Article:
Who should get the loot? That’s the question being asked by the CRTC about the newly created Local Programming Improvement Fund. The CRTC has renewed its investigation into ‘who should get what’ in connection with ongoing changes to how broadcasters get and keep their broadcast licenses. For instance, should community-based, not-for-profit, and independent television and film producers have access to the money? The CRTC is asking for input from Canadians.
The LPIF was created last year “to improve the quality of local programming provided by conventional television stations serving non-metropolitan markets of less than one million people” (see CRTC 2008-100). But the continuing economic crisis and sideways slippage of the big media companies has CRTC officials more nervous than usual.
The economic downturn has touched all parts of the economy, but the havoc being wreaked in the media sector is unprecedented. Some suggest that it is a “perfect storm“ of not only economic downturn, but the changes being wrought by new media technologies and changing online consumption patterns. Still others point to debt loads incurred by the big media companies to finance their buyouts of small local media organizations across the country. All of these factors are probably playing a role (although which factors dominate remains contentious because, for example, if it’s the servicing of buyout debt that is driving the closures, then the media companies have largely dug their own graves). But no matter the cause, dozens of communities across Canada are facing the loss of their local television affiliates, all local programming and the loss of local papers. Canadians in many communities are losing easy access to local information, coverage, political accountability and cultural reflection.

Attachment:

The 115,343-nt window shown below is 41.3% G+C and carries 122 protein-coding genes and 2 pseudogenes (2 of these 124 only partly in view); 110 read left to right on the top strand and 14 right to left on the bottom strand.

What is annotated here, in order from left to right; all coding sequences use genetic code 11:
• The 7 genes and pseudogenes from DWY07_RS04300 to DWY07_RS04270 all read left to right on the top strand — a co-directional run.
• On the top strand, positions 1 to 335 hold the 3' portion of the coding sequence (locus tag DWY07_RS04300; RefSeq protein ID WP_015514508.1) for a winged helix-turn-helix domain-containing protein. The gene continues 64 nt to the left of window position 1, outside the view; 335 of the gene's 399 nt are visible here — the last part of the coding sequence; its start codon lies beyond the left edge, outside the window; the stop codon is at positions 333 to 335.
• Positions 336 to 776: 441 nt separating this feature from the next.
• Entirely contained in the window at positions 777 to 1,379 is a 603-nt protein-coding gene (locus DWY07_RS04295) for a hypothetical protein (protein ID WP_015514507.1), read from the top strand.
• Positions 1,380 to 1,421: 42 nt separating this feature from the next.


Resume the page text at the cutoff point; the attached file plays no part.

So what can the LPIF do? The proposal is for 1% of cable company revenue to be made available to fill the local news and local reflection gap on television. In CRTC 2009-70-1, the CRTC wants Canadians to, among other things, help write the terms for eligibility to access the fund.
Write to the Commission and tell them what you think.
If you think independent producers, community-based and not-for-profit media groups should benefit from the LPIF, tell the CRTC.
The deadline is April 23, 2009 for written submissions.